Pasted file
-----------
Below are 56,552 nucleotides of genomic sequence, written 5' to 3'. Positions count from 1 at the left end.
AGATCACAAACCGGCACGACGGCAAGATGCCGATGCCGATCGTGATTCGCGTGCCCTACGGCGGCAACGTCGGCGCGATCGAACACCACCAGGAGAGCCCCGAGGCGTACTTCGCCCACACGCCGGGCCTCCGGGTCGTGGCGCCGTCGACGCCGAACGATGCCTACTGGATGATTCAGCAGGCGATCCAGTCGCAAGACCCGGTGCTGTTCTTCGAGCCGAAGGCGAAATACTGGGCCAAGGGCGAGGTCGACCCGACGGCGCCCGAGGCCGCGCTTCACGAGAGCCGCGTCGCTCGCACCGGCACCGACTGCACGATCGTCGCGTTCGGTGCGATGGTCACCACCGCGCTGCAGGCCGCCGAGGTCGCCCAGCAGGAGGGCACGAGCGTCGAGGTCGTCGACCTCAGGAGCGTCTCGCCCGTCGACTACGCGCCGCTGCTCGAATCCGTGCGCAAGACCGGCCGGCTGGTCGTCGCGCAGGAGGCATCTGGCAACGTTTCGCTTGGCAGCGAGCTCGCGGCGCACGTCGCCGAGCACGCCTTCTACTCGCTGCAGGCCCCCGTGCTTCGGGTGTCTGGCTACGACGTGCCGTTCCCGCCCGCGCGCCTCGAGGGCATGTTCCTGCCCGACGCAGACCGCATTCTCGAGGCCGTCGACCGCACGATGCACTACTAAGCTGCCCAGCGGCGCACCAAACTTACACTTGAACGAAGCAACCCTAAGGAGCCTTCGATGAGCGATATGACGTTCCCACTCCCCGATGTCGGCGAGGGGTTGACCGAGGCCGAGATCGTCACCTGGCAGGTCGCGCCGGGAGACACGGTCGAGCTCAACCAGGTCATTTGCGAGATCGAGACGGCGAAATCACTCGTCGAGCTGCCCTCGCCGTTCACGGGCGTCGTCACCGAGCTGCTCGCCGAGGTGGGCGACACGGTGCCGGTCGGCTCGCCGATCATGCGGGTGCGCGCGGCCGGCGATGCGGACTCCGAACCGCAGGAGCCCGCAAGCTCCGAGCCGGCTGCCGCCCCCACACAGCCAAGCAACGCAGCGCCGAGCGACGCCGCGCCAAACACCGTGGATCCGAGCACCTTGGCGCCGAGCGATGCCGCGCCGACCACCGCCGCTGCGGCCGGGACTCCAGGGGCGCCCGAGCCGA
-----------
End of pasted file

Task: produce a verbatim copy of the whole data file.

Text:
Below are 56,552 nucleotides of genomic sequence, written 5' to 3'. Positions count from 1 at the left end.
AGATCACAAACCGGCACGACGGCAAGATGCCGATGCCGATCGTGATTCGCGTGCCCTACGGCGGCAACGTCGGCGCGATCGAACACCACCAGGAGAGCCCCGAGGCGTACTTCGCCCACACGCCGGGCCTCCGGGTCGTGGCGCCGTCGACGCCGAACGATGCCTACTGGATGATTCAGCAGGCGATCCAGTCGCAAGACCCGGTGCTGTTCTTCGAGCCGAAGGCGAAATACTGGGCCAAGGGCGAGGTCGACCCGACGGCGCCCGAGGCCGCGCTTCACGAGAGCCGCGTCGCTCGCACCGGCACCGACTGCACGATCGTCGCGTTCGGTGCGATGGTCACCACCGCGCTGCAGGCCGCCGAGGTCGCCCAGCAGGAGGGCACGAGCGTCGAGGTCGTCGACCTCAGGAGCGTCTCGCCCGTCGACTACGCGCCGCTGCTCGAATCCGTGCGCAAGACCGGCCGGCTGGTCGTCGCGCAGGAGGCATCTGGCAACGTTTCGCTTGGCAGCGAGCTCGCGGCGCACGTCGCCGAGCACGCCTTCTACTCGCTGCAGGCCCCCGTGCTTCGGGTGTCTGGCTACGACGTGCCGTTCCCGCCCGCGCGCCTCGAGGGCATGTTCCTGCCCGACGCAGACCGCATTCTCGAGGCCGTCGACCGCACGATGCACTACTAAGCTGCCCAGCGGCGCACCAAACTTACACTTGAACGAAGCAACCCTAAGGAGCCTTCGATGAGCGATATGACGTTCCCACTCCCCGATGTCGGCGAGGGGTTGACCGAGGCCGAGATCGTCACCTGGCAGGTCGCGCCGGGAGACACGGTCGAGCTCAACCAGGTCATTTGCGAGATCGAGACGGCGAAATCACTCGTCGAGCTGCCCTCGCCGTTCACGGGCGTCGTCACCGAGCTGCTCGCCGAGGTGGGCGACACGGTGCCGGTCGGCTCGCCGATCATGCGGGTGCGCGCGGCCGGCGATGCGGACTCCGAACCGCAGGAGCCCGCAAGCTCCGAGCCGGCTGCCGCCCCCACACAGCCAAGCAACGCAGCGCCGAGCGACGCCGCGCCAAACACCGTGGATCCGAGCACCTTGGCGCCGAGCGATGCCGCGCCGACCACCGCCGCTGCGGCCGGGACTCCAGGGGCGCCCGAGCCGA